Israel has no interest in a conflict with Iran, but it will also not allow Tehran to establish a military presence along Israel’s northern borders, Education Minister Naftali Bennett said Tuesday morning. “I don’t think that war is unavoidable,” he told Kan Bet public radio.
“The head of the octopus behind activities that harm Israel in Lebanon, Syria and also in Gaza is Iran, and if we make a concentrated effort," he added, "I think we can avoid a round of conflict.”
While Jerusalem does not want a confrontation with Tehran, he said, on the other hand "it will not hide its head in the sand just to enjoy a few months of quiet because at the end, we will find Iran on our borders. We will not make that mistake, and that in itself is enough to the keep the danger of war at a distance."
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Bennett’s comments came after foreign sources attributed Sunday's major attack on Iranian missiles and troops in Syria to Israel. According to a report in The New York Times, based on sources in the Assad regime, some 200 Iranian long-range, surface-to-surface missiles were destroyed in the attack, and at least 16 people were killed, including 11 Iranians.
Bennett also commented on the intelligence information Prime Minister Benjamin Netanyahu presented Monday evening concerning Iran's nuclear weapons program. This information proves Tehran's nuclear agreement with the Western powers is based on lies and deceit, he asserted, adding, “When the basis of the agreement says that they do not have any military intentions and that military [nuclear] work was never undertaken – then it is clear that the agreement is fundamentally worthless."
On Monday evening Netanyahu revealed information from a huge cache of documents seized by Israeli intelligence, which he says proves that Tehran has lied to the world about its nuclear program for years, even after striking the 2015 nuclear accord with the major powers.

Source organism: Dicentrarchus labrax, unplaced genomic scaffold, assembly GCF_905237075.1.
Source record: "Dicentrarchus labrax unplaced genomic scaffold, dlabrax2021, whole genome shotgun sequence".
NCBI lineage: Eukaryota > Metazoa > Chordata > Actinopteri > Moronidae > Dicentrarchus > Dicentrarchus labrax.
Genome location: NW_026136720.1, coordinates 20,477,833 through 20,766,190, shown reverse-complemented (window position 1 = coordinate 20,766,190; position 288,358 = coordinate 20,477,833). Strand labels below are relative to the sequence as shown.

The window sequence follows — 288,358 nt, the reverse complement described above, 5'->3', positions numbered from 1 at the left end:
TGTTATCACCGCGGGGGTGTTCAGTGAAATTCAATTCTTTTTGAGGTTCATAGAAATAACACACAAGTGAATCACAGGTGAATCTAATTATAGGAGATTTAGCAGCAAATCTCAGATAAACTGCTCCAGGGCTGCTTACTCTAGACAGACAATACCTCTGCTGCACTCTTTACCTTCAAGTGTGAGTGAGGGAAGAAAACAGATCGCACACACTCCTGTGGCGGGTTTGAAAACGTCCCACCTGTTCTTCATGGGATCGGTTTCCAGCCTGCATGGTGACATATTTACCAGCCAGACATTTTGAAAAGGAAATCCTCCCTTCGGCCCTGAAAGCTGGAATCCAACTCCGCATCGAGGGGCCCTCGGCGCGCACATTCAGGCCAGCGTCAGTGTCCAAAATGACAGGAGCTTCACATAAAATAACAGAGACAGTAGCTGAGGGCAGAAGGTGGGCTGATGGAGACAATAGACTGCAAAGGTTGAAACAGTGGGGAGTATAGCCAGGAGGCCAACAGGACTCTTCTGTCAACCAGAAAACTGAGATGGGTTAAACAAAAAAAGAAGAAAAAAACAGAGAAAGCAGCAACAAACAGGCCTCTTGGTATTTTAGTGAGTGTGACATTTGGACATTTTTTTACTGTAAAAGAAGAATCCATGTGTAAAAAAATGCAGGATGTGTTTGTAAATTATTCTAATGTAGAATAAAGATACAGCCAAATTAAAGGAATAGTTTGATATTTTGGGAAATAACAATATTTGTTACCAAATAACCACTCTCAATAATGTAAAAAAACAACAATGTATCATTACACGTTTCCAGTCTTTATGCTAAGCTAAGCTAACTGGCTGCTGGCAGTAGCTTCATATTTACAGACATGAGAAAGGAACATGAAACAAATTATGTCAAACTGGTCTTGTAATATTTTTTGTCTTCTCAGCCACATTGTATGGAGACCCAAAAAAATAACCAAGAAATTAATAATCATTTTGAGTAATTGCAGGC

“Iran did not come clean about its nuclear program,” Netanyahu said during his prime-time address in English.
Iran has been “blatantly lying” when it says it doesn’t have a nuclear program, the premier noted, presenting what he claimed was proof that Tehran had developed and continued to develop its nuclear capabilities.
“We can now prove that Project Amad was a comprehensive program to design, build and test nuclear weapons,” he said. “We can also prove that Iran is secretly storing Project Amad material to use at a time of its choice to develop nuclear weapons.”
U.S. President Donald Trump, speaking at a White House news conference about 30 minutes after Netanyahu’s speech, said that the prime minister's remarks “showed that I was 100 percent right” in criticizing the nuclear deal.
These developments come as the United States' deadline with respect to restoring economic sanctions on Iran, on May 12, draws near.
Netanyahu spoke on the phone Monday evening with French President Emmanuel Macron and German Chancellor Angela Merkel about the information he revealed about Iran’s nuclear project. The Prime Minister's Office commented on Twitter that Israel “will send in the coming days professional teams that will share with Germany and France the detailed material Israel obtained on Iran’s efforts to obtain a nuclear weapon.”
Netanyahu also spoke to Russian President Vladimir Putin about the intelligence materials seized from the Iranian archive. The two discussed events in Syria and agreed to meet as soon as possible.
Netanyahu noted that he also plans to update British and Chinese leaders soon.
For its part, Tehran blasted Netanyahu's presentation as “propaganda.” Javad Zarif, Iran’s foreign minister, said before the speech that the prime minister is simply “the boy who can’t stop crying wolf.”
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